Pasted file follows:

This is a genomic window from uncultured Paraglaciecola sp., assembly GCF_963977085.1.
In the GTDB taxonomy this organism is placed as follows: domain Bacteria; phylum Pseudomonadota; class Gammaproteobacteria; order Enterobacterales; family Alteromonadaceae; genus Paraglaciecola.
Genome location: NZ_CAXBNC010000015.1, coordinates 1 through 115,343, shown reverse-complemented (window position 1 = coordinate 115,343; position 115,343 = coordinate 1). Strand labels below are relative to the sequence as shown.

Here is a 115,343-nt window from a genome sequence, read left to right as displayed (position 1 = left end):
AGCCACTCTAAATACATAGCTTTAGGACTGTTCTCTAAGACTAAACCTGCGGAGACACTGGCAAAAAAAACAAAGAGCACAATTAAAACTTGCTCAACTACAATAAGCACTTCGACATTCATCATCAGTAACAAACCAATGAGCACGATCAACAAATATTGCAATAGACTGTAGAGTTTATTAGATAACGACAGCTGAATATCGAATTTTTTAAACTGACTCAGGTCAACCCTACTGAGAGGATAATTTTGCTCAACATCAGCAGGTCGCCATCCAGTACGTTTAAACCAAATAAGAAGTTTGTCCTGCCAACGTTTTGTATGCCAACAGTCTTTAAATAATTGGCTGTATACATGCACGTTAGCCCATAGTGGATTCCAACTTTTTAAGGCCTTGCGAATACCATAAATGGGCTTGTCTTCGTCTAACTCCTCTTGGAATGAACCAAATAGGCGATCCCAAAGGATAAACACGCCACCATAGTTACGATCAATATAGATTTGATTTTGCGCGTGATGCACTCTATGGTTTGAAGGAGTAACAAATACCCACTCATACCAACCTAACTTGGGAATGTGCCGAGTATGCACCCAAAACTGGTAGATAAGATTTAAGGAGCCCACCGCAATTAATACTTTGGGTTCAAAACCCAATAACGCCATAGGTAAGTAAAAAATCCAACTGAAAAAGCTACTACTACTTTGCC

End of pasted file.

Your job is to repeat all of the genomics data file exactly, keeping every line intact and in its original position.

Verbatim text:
This is a genomic window from uncultured Paraglaciecola sp., assembly GCF_963977085.1.
In the GTDB taxonomy this organism is placed as follows: domain Bacteria; phylum Pseudomonadota; class Gammaproteobacteria; order Enterobacterales; family Alteromonadaceae; genus Paraglaciecola.
Genome location: NZ_CAXBNC010000015.1, coordinates 1 through 115,343, shown reverse-complemented (window position 1 = coordinate 115,343; position 115,343 = coordinate 1). Strand labels below are relative to the sequence as shown.

Here is a 115,343-nt window from a genome sequence, read left to right as displayed (position 1 = left end):
AGCCACTCTAAATACATAGCTTTAGGACTGTTCTCTAAGACTAAACCTGCGGAGACACTGGCAAAAAAAACAAAGAGCACAATTAAAACTTGCTCAACTACAATAAGCACTTCGACATTCATCATCAGTAACAAACCAATGAGCACGATCAACAAATATTGCAATAGACTGTAGAGTTTATTAGATAACGACAGCTGAATATCGAATTTTTTAAACTGACTCAGGTCAACCCTACTGAGAGGATAATTTTGCTCAACATCAGCAGGTCGCCATCCAGTACGTTTAAACCAAATAAGAAGTTTGTCCTGCCAACGTTTTGTATGCCAACAGTCTTTAAATAATTGGCTGTATACATGCACGTTAGCCCATAGTGGATTCCAACTTTTTAAGGCCTTGCGAATACCATAAATGGGCTTGTCTTCGTCTAACTCCTCTTGGAATGAACCAAATAGGCGATCCCAAAGGATAAACACGCCACCATAGTTACGATCAATATAGATTTGATTTTGCGCGTGATGCACTCTATGGTTTGAAGGAGTAACAAATACCCACTCATACCAACCTAACTTGGGAATGTGCCGAGTATGCACCCAAAACTGGTAGATAAGATTTAAGGAGCCCACCGCAATTAATACTTTGGGTTCAAAACCCAATAACGCCATAGGTAAGTAAAAAATCCAACTGAAAAAGCTACTACTACTTTGCC